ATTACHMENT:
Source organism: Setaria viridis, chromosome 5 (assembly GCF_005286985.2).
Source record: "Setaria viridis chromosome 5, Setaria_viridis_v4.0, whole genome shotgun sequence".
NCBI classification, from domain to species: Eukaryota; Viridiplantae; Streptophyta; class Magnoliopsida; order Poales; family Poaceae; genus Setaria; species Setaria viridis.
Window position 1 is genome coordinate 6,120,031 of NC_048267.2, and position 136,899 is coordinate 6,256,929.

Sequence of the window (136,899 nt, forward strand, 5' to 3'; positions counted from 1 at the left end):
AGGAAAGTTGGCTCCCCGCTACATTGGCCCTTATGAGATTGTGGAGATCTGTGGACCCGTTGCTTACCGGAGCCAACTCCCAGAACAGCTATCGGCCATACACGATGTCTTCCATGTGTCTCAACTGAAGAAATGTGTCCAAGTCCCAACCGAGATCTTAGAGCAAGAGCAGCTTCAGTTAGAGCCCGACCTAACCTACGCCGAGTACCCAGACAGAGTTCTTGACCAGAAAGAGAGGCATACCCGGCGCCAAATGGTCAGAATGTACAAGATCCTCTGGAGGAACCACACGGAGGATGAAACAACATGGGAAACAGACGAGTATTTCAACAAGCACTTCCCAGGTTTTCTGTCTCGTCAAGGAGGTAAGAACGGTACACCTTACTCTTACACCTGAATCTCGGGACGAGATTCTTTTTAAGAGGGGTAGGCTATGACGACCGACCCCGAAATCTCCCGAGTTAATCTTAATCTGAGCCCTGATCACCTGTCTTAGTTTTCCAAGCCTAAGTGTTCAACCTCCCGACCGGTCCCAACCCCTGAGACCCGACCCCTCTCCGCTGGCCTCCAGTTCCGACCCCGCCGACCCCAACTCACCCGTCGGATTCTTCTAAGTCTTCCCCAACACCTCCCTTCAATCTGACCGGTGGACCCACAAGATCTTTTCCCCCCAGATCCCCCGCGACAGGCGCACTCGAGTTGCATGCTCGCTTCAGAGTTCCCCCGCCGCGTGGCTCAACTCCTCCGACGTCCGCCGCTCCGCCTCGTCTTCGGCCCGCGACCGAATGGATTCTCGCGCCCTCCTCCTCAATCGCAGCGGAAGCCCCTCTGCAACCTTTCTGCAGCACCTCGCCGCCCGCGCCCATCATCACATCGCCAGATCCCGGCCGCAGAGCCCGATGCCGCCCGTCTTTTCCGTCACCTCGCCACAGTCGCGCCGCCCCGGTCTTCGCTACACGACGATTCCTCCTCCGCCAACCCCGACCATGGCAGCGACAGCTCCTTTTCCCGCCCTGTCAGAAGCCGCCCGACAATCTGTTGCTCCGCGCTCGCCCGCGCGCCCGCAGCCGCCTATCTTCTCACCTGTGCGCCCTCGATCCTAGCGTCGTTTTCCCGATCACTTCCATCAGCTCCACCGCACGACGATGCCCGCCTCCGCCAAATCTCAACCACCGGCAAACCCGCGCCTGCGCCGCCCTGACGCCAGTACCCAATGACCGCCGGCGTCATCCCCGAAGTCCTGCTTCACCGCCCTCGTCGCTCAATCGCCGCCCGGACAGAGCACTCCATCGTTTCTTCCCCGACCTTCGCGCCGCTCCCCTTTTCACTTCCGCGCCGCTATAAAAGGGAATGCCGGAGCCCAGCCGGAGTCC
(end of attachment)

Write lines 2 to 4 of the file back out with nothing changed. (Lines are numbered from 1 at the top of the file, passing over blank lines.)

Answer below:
Source record: "Setaria viridis chromosome 5, Setaria_viridis_v4.0, whole genome shotgun sequence".
NCBI classification, from domain to species: Eukaryota; Viridiplantae; Streptophyta; class Magnoliopsida; order Poales; family Poaceae; genus Setaria; species Setaria viridis.
Window position 1 is genome coordinate 6,120,031 of NC_048267.2, and position 136,899 is coordinate 6,256,929.